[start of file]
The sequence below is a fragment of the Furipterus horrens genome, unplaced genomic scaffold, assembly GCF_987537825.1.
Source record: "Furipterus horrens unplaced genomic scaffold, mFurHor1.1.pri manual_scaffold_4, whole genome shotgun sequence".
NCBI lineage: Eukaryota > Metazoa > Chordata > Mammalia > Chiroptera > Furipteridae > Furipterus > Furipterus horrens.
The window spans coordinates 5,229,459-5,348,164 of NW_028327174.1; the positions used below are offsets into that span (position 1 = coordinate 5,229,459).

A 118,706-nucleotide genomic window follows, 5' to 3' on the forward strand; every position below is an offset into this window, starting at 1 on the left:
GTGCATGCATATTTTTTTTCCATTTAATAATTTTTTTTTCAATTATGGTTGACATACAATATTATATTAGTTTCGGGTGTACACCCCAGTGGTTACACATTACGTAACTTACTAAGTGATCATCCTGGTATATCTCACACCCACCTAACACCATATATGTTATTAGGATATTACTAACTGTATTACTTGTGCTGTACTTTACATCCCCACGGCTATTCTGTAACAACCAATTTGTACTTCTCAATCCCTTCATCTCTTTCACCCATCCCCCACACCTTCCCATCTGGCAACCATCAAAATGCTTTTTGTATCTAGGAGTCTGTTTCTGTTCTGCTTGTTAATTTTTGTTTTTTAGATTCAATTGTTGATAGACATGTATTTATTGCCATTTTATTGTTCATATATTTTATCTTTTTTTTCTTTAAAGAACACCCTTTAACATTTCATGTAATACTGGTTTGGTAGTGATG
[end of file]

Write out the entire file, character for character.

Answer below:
The sequence below is a fragment of the Furipterus horrens genome, unplaced genomic scaffold, assembly GCF_987537825.1.
Source record: "Furipterus horrens unplaced genomic scaffold, mFurHor1.1.pri manual_scaffold_4, whole genome shotgun sequence".
NCBI lineage: Eukaryota > Metazoa > Chordata > Mammalia > Chiroptera > Furipteridae > Furipterus > Furipterus horrens.
The window spans coordinates 5,229,459-5,348,164 of NW_028327174.1; the positions used below are offsets into that span (position 1 = coordinate 5,229,459).

A 118,706-nucleotide genomic window follows, 5' to 3' on the forward strand; every position below is an offset into this window, starting at 1 on the left:
GTGCATGCATATTTTTTTTCCATTTAATAATTTTTTTTTCAATTATGGTTGACATACAATATTATATTAGTTTCGGGTGTACACCCCAGTGGTTACACATTACGTAACTTACTAAGTGATCATCCTGGTATATCTCACACCCACCTAACACCATATATGTTATTAGGATATTACTAACTGTATTACTTGTGCTGTACTTTACATCCCCACGGCTATTCTGTAACAACCAATTTGTACTTCTCAATCCCTTCATCTCTTTCACCCATCCCCCACACCTTCCCATCTGGCAACCATCAAAATGCTTTTTGTATCTAGGAGTCTGTTTCTGTTCTGCTTGTTAATTTTTGTTTTTTAGATTCAATTGTTGATAGACATGTATTTATTGCCATTTTATTGTTCATATATTTTATCTTTTTTTTCTTTAAAGAACACCCTTTAACATTTCATGTAATACTGGTTTGGTAGTGATG